Shellfish Get Their Start
See how baby clams are being raised by high school students as part of an Island-wide shellfish restoration program
Twenty seven high school students, proud of their accomplishments, were ready for the commencement ceremony to begin. They worked hard and the results of their labors were clear. With sparkle in their eyes, they began to walk single file, proudly holding their clams. Clams?!
This was a graduation ceremony of a different kind. And this moment belonged to the bivalves. It was their day to leave their “boarding schools” in a protected harbor in Smithtown to get a start in the wide world of Great South Bay.
These clams could be considered “gifted” students – in fact, they are, thanks to a generous donation from the National Grid Foundation, who is underwriting the cost of this special shellfish recovery effort. In this program, baby clams are being raised by high school students as part of an Island-wide shellfish restoration program. With the help of Western Suffolk Board of Educational Services (BOCES) and the Town of Smithtown, the students construct clam nursery rafts (7ft x 12ft) to grow the itty bitty bivalves where they will be safe from predators – since baby clams make a good meal for hungry crabs, whelk and humans alike.
While the clams grow, the students develop an understanding of marine ecology, the anatomy and physiology of hard-shelled clams and the science behind shellfish restoration. They also gain an appreciation of why clams and other shellfish are so important for water quality and to Long Island’s heritage.
Once the clams are large enough in size, the clams are taken from the nursery rafts by the high school students and they are handed over to Nature Conservancy scientists who will stock them in the Conservancy’s underwater preserve in Great South Bay. The clams make their journey from one water body to another – from Long Island’s North Shore to its South Shore – and become part of something bigger.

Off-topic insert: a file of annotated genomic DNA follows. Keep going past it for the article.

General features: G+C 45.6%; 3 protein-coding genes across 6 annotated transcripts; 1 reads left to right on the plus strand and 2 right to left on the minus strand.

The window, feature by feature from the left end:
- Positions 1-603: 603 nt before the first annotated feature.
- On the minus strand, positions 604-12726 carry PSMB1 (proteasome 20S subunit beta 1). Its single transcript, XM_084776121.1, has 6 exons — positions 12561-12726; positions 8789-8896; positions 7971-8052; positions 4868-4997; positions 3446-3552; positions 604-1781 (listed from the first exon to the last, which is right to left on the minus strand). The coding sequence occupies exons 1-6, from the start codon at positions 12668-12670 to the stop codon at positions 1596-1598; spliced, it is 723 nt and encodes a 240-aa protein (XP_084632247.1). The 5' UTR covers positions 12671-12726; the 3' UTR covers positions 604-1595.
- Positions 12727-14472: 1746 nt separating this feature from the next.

During the 1970s, there were enough hard clams to filter 40 percent of the Great South Bay every day. Today, only one percent of the Great South Bay is filtered daily. What’s more, the decline in clams has had a negative effect on the health of the bay at-large – making it more vulnerable to brown tide, pollution and other threats. Restored and properly managed shellfish populations can renew once-thriving fisheries and recreational opportunities that are part of Long Island’s rich maritime heritage.
Since 2004, The Nature Conservancy has been restocking its 13,400-acre underwater preserve in the Great South Bay with hard clams in the hopes that they will reproduce, and ultimately restore this depleted water body to its former glory. To date, more than three and a half million adult clams have been put back in the Bay.
The town of Smithtown, a partner in this effort, has also been restocking Stony Brook Harbor with clams and oysters for over 20 years. The town uses a variety of approaches to protect juvenile shellfish as they grow to a suitable size for seeding in the harbor.
Everyone has a stake in seeing our shellfish populations rebound, including our generous supporters in the shellfish restoration effort: Suffolk County, New York State, NOAA Community- Based Restoration Program, Brookhaven, Islip and Babylon Townships, Knapp/Swezey Foundation, Lowe's Companies, Inc., National Grid Foundation, Pall Corporation, Morris and Alma Schapiro Fund, the Joseph and Sylvia Slifka Foundation, the Wildlife Forever Fund and of course, the high school students who can say with pride that they contributed – one clam at a time – to restoring this important resource for Long Island.February 03, 2011